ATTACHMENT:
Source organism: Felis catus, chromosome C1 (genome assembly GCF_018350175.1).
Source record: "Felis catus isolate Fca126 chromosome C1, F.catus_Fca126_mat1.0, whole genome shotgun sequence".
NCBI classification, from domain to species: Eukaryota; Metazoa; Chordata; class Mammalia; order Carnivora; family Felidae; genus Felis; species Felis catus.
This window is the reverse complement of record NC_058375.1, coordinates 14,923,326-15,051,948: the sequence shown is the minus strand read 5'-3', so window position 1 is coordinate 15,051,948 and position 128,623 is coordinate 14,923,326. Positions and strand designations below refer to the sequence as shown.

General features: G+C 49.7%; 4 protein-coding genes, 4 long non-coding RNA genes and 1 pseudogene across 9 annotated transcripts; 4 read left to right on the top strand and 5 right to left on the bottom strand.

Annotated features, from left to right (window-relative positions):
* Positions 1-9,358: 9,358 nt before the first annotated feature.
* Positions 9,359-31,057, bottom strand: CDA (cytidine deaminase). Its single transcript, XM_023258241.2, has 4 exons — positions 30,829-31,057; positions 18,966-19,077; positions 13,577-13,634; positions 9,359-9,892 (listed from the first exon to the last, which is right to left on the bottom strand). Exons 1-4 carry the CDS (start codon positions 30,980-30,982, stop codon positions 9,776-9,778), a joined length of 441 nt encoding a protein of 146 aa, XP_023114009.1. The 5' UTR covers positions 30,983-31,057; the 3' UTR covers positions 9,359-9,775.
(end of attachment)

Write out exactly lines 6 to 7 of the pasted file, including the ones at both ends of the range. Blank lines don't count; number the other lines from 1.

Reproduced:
Annotated features, from left to right (window-relative positions):
* Positions 1-9,358: 9,358 nt before the first annotated feature.